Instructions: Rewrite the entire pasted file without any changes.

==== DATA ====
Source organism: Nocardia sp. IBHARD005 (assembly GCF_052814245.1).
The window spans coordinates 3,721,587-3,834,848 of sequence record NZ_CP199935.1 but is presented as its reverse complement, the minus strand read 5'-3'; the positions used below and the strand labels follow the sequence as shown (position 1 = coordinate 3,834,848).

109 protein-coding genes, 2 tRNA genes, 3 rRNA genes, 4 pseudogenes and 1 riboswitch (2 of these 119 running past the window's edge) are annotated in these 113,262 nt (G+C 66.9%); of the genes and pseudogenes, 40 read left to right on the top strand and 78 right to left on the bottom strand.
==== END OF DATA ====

Source organism: Nocardia sp. IBHARD005 (assembly GCF_052814245.1).
The window spans coordinates 3,721,587-3,834,848 of sequence record NZ_CP199935.1 but is presented as its reverse complement, the minus strand read 5'-3'; the positions used below and the strand labels follow the sequence as shown (position 1 = coordinate 3,834,848).

109 protein-coding genes, 2 tRNA genes, 3 rRNA genes, 4 pseudogenes and 1 riboswitch (2 of these 119 running past the window's edge) are annotated in these 113,262 nt (G+C 66.9%); of the genes and pseudogenes, 40 read left to right on the top strand and 78 right to left on the bottom strand.